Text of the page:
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Perfection & Healthy Eating: Why the Two Don’t Mix Well

Do you find yourself agonizing over every food-related decision, wondering things like, “Is this a good carb? Should I be eating this in the morning or at night? Did I overeat on my fats today? Is broccoli more nutritious cooked or raw?” Well you aren’t alone. We find ourselves bombarded by an overabundance of news, social media posts and helpful friends who try to tell us the “right” way to eat. And if you are someone who cares about healthy eating, you may find yourself both confused and conflicted.

“Healthy eating” has become a massive industry including books, conferences, infomercials, diet centers, and any possible gadget that might help improve our lives. (Remember the Slap Chop or better yet, the Shake Weight?) Our social media feeds highlight the behaviors of savvy millennials with great camera skills who make their meals seem like heaven on earth. “Want to eat like me? Click the link in my bio to get started.” It’s not hard to see how you could become consumed with healthy eating and for some, this can turn into an unhealthy fixation. In a world where image seems to be “everything”, some people can find themselves becoming overly particular about healthy eating, perhaps bordering upon obsessive behavior. Orthorexia, the clinical term for obsessions with healthy eating, is becoming a mainstream issue in the world of health and fitness. While less than 1% of the US population may fall into a range that would require clinical diagnosis, studies have found that as many as 71% of Americans may have tendencies towards orthorexic behaviors (1). Unfortunately sometimes over-focusing on healthy eating can be a less than healthy part of our lives.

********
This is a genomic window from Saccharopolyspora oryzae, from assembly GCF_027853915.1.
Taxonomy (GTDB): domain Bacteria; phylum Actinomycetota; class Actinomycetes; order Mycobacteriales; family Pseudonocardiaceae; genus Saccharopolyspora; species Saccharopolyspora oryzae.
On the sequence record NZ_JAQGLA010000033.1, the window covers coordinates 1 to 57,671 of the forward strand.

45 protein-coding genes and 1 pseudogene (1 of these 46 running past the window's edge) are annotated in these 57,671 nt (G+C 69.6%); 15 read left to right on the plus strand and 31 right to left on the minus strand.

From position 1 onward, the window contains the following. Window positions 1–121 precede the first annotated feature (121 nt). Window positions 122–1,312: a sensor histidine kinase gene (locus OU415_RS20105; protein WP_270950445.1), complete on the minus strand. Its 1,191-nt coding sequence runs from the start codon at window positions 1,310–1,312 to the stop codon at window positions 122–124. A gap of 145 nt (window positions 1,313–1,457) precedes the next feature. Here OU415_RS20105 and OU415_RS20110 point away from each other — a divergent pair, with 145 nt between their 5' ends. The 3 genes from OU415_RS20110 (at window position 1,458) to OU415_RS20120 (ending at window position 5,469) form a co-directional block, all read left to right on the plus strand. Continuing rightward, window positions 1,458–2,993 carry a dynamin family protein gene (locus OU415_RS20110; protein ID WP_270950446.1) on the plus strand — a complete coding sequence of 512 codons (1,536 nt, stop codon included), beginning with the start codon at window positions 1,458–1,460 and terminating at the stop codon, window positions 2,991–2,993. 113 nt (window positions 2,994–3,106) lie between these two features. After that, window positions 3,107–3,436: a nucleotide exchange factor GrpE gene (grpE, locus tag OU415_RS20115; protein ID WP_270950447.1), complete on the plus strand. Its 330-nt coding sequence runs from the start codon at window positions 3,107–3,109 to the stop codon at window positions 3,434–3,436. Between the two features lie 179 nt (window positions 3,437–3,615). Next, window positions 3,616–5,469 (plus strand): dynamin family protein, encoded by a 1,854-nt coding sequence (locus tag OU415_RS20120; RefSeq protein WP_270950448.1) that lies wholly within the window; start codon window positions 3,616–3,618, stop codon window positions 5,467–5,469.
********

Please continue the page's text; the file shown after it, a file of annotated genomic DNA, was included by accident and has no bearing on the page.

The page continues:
Let’s level set a bit. You don’t have to eat perfectly to get results or to be healthy. You may have heard it before, but if you focus on healthy behaviors and nutritious food choices 80% of the time, you can feel confident that you are doing right by your body. Sadly, I know that telling yourself it’s okay to have popcorn when you go to the movies once a month might not sit well with you. So let’s talk about some simple ways to overcome those feelings of self-doubt when it comes to perfect eating.

Plan Ahead

Make a point to take time during your week or weekend to plan your meals. Consider when you will eat at home and when you may eat out, including where you will go. Think about where you’d like to use your 20% of eating flexibility and stick to it. Having chips and salsa at home while you watch the game on Sunday afternoon might not fit if you want to have gelato out with friends that evening. Use your freedom wisely, because your 20% should be spread throughout your week, rather than used within a single day. You’ll be a lot happier this way. No need to be perfect, just prepared.

Don't Let Science Confuse You

It’s not easy to read up on all the latest science when it comes to food. Things seem to be changing all the time and if you only catch the headlines on TV, it can send you down an endless rabbit hole. Keep in mind that research is great to help drive us toward new behaviors, but nothing really trumps eating a diet that is rich in colorful vegetables and some fruits, ensuring you have protein and healthy fats at every meal, staying well-hydrated by consuming half your body weight in ounces of water daily, and taking your foundational supplements, such as a multivitamin and fish oil. Yes sure, some nutrients are more bioavailable when foods are cooked, while others are best when consumed raw, but if you let factoids such as these rule how you eat, you may never make it past your grocery list each week. Science can be overwhelming, so be sure to take it with a grain of salt.